How to Keep Your Brain Healthy

How to Keep Your Brain Healthy

The human brain is arguably the most complex discrete object in the known universe; an inscrutable organ that contains the sum total of a life’s knowledge and experience, to say nothing of the incredible unconscious processes that manage our bodies, senses and movement. To call the brain remarkable is an understatement, to say the least.

As computationally impressive as the brain is, it is more impressive still for being an organic object – which leads us to today’s topic. The brain is a living organ that requires certain conditions and care to survive or thrive. Brain health is an ever-expanding topic of conversation amongst scientists and doctors, though one with a great deal of knowns. There are many ways to approach brain health as an individual; what do you need to know about each?

The Basics of Brain Health

Though functionally vastly more complex than any other organ in the human body, the brain is nonetheless just that: an organ. As with other organs, it is fed by our circulatory system, which delivers crucial oxygen and glucose – without which the brain cannot operate. A balanced diet ensures your brain receives everything it needs, and regular exercise improves the health of your circulatory system – as well as improving your brain chemistry via hormone release.

Keeping a Healthy Brain

Keeping a healthy brain is about more than ensuring you are fed and watered, though. The brain is also a thinking muscle, which needs its own exercise in order to function at its best. Mental exercise in the form of puzzles, engaging hobbies or ‘brain training’ programmes can improve your cognitive skills, with positive results for the long-term.

Your mental health is also a vital consideration here, and can be improved by a variety of methods. As mentioned earlier, exercise can be a key component to improving your brain chemistry. So too can engaging in creative activities, whether consuming art and music or creating it yourself.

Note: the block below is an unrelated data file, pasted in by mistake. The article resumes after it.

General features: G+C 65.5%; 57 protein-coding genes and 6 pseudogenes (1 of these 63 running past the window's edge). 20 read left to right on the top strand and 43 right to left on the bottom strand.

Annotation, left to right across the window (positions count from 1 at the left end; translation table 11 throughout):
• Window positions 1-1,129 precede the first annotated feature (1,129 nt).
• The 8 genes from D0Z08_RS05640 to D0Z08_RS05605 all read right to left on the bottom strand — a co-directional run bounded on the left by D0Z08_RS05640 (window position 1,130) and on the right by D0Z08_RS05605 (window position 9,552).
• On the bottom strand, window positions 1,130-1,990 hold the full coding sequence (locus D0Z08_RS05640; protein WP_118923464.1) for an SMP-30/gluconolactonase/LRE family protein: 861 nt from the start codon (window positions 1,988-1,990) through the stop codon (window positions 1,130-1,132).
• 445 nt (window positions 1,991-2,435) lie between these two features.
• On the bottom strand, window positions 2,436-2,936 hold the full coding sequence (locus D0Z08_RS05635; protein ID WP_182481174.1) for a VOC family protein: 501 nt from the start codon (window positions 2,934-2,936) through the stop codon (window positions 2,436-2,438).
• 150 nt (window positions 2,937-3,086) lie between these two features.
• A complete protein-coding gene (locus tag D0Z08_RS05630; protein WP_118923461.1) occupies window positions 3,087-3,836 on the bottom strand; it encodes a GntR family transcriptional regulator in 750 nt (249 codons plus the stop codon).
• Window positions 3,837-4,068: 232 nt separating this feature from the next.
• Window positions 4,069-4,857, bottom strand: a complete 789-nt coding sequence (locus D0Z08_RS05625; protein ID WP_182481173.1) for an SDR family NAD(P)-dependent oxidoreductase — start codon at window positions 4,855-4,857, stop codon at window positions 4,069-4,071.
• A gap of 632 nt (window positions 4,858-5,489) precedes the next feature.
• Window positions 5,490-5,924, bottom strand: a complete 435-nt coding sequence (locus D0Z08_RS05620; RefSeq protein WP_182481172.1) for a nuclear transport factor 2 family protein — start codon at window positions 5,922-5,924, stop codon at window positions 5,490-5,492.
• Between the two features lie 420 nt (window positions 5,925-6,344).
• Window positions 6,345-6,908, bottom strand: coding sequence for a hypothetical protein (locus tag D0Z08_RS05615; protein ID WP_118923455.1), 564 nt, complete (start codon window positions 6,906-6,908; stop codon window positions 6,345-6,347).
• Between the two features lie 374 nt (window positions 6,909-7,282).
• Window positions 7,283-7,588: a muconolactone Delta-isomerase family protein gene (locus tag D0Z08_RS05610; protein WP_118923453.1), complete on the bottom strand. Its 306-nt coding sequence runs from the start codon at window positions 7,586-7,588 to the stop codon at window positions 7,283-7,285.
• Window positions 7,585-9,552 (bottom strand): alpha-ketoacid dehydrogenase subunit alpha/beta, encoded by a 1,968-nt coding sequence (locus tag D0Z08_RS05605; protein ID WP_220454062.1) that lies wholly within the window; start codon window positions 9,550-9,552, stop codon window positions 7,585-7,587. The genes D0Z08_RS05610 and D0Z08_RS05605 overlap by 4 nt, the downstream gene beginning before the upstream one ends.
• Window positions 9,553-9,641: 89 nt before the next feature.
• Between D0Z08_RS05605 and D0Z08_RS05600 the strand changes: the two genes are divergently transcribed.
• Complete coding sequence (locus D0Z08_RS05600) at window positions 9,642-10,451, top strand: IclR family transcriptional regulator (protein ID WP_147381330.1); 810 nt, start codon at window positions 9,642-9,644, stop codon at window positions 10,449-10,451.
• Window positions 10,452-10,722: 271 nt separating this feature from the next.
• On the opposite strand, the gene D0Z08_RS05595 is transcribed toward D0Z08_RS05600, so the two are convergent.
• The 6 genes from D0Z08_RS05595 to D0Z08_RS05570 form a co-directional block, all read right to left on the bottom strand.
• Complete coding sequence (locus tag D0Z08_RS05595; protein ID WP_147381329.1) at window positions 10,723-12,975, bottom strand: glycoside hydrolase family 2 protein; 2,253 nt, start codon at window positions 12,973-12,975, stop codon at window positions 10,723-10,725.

Protecting Your Brain

Your brain is also extremely vulnerable to physical injury, where brain injuries can cause a near-limitless range of symptoms and disabilities depending on the type and severity of the injury suffered. Brain injury claims are made with respect to a large number of different injurious events, from road traffic accidents to workplace injuries and even simple slips and trips in public – all of which can cause unprecedented damage.

Protecting yourself from potential brain injury is difficult, given the unpredictable nature of many accidents. However, simple and common-sense things like taking due care when driving, or wearing the correct safety equipment when cycling or playing sports, can make all the difference to your future wellbeing.

In the event that you suffer a brain injury, the road to recovery can be long and winding. Some may find they have lost their fine motor skills, while others may lose certain capacities with regard to language, cognition or even behaviour. In any case, guided rehabilitation is a necessary step to living a meaningful post-injury life.

How to Keep Your Brain Healthy
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